We’re living in gray times, bobbing in a sea of information where there is no longer much black or white. We have access to more content than ever — plus raging uncertainty about how much is fact or fiction.
Some folks are convinced they can’t trust politicians or news reporters or even medical experts, and it often seems that no amount of Googling gets us to the truth of many matters. Which brings me to Hollywood and its current crop of films and quasi-documentaries.
Example: Paramount+ is running a 10-part series called “The Offer,” about the making of 1972’s mob epic “The Godfather.” It’s riveting and made all the more compelling by the implication that this is the real backstory of Francis Ford Coppola’s classic. Turns out screenwriter Michael Tolkin got rather carried away in inventing plot lines. He’s been quoted as saying he prefers to forget what’s real and what’s not and “just write.”
Consider the recent Netflix multi-parter “Inventing Anna,” about the con artist who called herself Anna Delvey. The series is based on a well-reported piece in New York magazine, but by the time it was massaged by Hollywood — and padded to fill nine installments — it required the snarky on-screen disclaimer: “This whole story is completely true, except for all that parts that are totally made up.”
Maybe Hollywood needs some parameters, like the kind used for peanut butter and jelly. Federal law says a product must have 90 percent peanuts to be called peanut butter, while jelly requires at least 45 percent actual fruit. So what about movies — especially the supposedly fact-based kind that are popular these days on streaming services? What percentage of facts should a film have to be considered true?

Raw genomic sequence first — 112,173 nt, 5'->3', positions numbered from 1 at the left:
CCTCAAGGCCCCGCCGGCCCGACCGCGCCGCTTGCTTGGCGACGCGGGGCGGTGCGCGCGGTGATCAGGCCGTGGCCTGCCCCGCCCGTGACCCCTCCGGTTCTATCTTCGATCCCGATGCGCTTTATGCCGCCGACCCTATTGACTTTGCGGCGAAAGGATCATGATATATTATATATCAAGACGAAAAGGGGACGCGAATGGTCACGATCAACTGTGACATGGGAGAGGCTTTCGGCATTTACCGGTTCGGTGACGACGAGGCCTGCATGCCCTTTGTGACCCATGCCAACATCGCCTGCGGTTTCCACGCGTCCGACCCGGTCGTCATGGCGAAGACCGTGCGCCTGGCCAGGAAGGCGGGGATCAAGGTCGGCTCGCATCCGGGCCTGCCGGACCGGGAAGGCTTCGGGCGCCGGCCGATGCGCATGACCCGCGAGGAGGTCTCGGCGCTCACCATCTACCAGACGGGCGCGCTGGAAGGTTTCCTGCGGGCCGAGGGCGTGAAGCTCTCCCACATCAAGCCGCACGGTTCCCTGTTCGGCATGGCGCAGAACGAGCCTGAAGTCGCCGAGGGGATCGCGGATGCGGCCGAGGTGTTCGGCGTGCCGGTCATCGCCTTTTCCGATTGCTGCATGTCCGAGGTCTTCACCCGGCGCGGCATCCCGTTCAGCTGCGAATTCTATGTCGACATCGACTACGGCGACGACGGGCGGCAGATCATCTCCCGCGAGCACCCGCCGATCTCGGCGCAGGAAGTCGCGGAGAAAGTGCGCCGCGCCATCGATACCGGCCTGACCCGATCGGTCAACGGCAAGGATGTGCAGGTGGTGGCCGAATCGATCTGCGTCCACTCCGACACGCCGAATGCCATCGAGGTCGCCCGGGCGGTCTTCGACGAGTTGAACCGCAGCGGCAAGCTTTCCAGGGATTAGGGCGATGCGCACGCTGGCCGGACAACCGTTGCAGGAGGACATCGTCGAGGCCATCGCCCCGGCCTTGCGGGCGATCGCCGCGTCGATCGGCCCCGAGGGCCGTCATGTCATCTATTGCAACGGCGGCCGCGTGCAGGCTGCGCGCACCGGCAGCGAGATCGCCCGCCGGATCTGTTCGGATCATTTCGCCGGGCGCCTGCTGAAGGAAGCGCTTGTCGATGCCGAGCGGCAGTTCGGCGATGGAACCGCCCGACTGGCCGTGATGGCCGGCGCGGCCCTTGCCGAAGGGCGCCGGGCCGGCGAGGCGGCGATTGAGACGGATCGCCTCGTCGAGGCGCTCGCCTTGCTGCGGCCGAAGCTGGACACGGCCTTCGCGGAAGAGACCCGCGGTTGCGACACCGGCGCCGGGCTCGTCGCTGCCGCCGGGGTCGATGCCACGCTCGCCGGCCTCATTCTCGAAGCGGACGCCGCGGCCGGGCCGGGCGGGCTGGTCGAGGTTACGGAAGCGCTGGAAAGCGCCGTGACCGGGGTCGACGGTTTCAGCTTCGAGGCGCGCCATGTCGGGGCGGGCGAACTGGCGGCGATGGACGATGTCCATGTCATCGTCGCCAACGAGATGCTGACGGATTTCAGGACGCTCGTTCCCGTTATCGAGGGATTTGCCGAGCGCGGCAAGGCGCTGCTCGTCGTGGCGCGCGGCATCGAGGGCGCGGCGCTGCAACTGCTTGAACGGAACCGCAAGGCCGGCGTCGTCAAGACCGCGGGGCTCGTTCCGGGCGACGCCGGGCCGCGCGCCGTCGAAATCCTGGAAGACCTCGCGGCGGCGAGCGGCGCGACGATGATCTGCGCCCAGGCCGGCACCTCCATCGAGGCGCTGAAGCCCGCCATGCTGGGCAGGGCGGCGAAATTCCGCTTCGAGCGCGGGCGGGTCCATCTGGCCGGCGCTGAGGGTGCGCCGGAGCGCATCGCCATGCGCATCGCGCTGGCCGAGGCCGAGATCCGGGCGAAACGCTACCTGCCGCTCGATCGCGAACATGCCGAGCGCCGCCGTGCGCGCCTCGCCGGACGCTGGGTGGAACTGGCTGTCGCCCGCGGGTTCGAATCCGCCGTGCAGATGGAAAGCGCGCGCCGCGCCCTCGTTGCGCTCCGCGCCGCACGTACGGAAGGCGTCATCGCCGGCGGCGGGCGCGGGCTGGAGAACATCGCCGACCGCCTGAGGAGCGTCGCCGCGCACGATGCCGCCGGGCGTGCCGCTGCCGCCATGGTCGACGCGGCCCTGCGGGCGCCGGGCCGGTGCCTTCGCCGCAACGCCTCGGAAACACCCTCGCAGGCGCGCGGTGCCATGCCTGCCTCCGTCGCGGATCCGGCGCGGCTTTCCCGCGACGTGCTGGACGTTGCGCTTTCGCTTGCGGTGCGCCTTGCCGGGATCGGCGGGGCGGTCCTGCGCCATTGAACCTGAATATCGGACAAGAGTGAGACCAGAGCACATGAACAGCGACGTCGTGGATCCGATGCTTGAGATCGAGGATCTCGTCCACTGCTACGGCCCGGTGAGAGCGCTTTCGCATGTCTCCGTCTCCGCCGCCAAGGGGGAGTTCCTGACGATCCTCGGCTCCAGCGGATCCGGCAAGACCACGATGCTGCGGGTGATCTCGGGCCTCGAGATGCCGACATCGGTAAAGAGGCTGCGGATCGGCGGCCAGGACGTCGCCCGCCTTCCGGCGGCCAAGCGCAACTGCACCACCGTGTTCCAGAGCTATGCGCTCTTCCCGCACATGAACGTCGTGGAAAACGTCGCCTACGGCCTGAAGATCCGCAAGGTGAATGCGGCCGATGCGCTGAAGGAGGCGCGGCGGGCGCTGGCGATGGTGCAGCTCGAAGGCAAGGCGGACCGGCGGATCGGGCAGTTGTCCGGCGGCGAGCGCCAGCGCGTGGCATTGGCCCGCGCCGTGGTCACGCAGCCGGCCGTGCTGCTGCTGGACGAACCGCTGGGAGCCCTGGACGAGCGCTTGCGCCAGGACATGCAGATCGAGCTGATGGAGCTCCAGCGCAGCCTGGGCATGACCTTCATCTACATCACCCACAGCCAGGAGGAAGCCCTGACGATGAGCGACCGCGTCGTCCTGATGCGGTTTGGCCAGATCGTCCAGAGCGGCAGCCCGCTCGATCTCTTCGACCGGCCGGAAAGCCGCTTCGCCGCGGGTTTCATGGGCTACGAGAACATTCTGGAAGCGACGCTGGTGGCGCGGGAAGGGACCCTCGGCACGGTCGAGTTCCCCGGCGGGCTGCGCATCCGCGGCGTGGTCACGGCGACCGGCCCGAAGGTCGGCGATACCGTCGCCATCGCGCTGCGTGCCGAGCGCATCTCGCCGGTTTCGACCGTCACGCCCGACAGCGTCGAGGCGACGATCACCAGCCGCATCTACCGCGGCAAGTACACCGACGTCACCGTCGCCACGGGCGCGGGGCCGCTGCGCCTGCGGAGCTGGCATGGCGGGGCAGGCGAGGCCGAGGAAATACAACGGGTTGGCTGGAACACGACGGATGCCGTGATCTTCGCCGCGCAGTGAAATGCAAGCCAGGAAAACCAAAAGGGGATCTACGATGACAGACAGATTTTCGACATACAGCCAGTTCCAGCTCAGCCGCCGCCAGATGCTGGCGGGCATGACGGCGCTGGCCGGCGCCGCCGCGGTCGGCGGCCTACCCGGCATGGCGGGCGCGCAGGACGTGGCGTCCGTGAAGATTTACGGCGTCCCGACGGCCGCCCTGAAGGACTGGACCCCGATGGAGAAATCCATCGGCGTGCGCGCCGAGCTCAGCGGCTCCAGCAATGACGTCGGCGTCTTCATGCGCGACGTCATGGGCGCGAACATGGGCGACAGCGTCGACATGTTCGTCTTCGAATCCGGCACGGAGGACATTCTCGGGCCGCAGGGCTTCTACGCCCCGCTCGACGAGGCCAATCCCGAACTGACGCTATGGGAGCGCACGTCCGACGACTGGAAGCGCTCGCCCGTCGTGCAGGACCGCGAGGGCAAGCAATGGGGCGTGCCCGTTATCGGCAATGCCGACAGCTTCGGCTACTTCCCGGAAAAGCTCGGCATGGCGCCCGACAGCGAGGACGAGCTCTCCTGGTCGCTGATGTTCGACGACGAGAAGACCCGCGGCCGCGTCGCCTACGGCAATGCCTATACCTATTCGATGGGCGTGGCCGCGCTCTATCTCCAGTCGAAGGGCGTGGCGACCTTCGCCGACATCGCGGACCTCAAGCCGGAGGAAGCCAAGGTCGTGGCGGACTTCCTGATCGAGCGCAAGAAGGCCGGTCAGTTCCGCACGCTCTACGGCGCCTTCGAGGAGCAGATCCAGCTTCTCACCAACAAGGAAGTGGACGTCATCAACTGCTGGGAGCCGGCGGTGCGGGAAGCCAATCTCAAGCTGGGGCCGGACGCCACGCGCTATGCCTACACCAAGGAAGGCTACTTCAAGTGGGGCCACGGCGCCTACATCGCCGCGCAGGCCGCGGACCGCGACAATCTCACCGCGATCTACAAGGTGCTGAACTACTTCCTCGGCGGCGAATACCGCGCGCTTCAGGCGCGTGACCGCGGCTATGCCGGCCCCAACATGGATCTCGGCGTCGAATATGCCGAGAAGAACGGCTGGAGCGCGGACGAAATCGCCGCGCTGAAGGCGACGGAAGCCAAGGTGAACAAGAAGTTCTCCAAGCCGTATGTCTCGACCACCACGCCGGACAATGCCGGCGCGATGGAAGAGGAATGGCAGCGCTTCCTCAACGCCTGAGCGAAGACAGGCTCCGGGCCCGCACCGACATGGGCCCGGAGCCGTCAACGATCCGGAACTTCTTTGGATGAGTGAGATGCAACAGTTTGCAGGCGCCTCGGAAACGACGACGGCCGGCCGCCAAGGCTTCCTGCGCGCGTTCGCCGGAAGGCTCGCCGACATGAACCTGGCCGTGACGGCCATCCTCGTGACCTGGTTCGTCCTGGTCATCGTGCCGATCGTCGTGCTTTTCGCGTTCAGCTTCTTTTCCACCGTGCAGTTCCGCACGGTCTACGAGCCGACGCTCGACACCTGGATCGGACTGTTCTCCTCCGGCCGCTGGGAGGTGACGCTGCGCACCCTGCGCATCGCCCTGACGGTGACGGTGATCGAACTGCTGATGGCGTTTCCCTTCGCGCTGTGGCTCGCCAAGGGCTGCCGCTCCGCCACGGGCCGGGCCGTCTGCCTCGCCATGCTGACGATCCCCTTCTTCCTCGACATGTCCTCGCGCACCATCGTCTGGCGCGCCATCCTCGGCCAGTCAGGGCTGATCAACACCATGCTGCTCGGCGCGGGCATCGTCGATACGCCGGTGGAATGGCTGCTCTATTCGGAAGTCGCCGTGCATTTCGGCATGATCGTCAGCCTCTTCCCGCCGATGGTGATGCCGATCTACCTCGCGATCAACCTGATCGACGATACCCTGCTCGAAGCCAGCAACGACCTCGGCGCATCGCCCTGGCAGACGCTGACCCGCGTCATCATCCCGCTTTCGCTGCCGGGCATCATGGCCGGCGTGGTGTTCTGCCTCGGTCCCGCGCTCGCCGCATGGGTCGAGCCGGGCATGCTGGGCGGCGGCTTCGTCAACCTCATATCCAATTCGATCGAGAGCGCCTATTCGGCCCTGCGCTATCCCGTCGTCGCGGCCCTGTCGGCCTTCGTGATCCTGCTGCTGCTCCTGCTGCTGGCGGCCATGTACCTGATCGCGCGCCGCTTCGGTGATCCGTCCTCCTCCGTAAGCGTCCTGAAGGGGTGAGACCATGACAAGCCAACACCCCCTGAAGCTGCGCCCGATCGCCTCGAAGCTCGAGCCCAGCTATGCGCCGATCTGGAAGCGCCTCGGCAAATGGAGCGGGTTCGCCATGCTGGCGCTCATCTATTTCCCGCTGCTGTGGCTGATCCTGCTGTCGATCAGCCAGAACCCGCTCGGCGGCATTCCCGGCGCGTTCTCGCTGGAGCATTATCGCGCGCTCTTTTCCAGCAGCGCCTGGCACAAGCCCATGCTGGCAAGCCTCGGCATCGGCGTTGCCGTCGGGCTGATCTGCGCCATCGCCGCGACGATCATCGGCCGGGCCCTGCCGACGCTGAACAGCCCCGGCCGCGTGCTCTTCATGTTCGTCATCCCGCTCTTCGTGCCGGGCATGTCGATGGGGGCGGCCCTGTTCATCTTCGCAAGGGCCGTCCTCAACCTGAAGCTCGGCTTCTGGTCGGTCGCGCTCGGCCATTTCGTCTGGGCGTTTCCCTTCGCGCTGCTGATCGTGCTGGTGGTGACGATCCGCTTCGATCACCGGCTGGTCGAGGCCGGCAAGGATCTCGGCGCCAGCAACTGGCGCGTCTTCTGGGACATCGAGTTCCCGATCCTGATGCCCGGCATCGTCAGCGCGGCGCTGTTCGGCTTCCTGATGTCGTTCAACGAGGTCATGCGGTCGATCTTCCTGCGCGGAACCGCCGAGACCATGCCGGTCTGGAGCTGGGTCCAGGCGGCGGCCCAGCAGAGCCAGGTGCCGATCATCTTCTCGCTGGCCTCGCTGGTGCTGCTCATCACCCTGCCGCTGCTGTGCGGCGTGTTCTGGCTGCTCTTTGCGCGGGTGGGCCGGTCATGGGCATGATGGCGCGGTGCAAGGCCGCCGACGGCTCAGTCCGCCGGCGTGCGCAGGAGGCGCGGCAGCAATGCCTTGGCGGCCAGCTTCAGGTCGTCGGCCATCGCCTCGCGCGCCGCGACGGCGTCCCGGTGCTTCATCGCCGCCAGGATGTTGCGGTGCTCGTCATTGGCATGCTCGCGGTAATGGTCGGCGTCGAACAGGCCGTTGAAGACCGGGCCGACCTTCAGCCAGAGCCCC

Hollywood has a long history of altering details to fit the screen. But today’s streaming services have expanded the market for content loosely based on real people or real events. It comes at a time when Americans are already struggling to separate truth from lies in cable-TV news coverage. And it plays into the muddle of semi-truths on social media.
HBO recently wrapped up a multi-part series about the Los Angeles Lakers called “Winning Time,” but complaints about accuracy of the production are far from over. The real-life Magic Johnson, Kareem Abdul-Jabbar and Jerry West have all complained bitterly about how they were depicted. Abdul-Jabbar wrote last month that the series was “deliberately dishonest,” adding that the show replaced “solid facts” with “flimsy cardboard fictions.”
This is an era some observers are calling Peak TV, but one that might also be termed Bloated TV. Stories that might have made tidy two-hour films are being stretched into multiple installments to accommodate marketing needs of streaming services. Also concerning is the rise of what are loosely called “documentaries” — a genre that once implied journalistic accountability but currently includes a wide range of fictionalized and romanticized treatments.
Showtime’s 10-part drama “The First Lady” examines the historically-significant lives of Michelle Obama, Betty Ford and Eleanor Roosevelt. The producer, Cathy Schulman, described the creative task as ”imagining the kind of conversations – and arguments – that must have happened inside those White House walls between these events we all know.”
Aaron Sorkin squeezed several year’s worth of occurrences in the lives of Lucille Ball and Desi Arnaz into a single dramatic week in Amazon’s “Being the Ricardos.” In one pivotal scene, FBI boss J. Edgar Hoover is heard on the telephone declaring that Lucy is “100% cleared” of being a Communist — a call that never actually happened.
Sorkin’s film provides a good example of the struggle viewers face nowadays in seeking out the truth. A few months after its release, Amazon presented a documentary called “Lucy and Desi,” directed by Amy Poehler, which takes a more fact-based look at the showbiz couple. Watching both productions is almost like switching between Tucker Carlson and Anderson Cooper in search of accurate news.
If it’s true that art imitates life, then producers are inadvertently doing a bang-up job of mimicking what’s so confusing these days in news and politics. Hollywood needs to cut back on what Trump aide Kellyanne Conway famously called “alternative facts.”
Copyright 2022 Peter Funt distributed by Cagle Cartoons newspaper syndicate.
Peter Funt’s new memoir, “Self-Amused,” is now available at CandidCamera.com.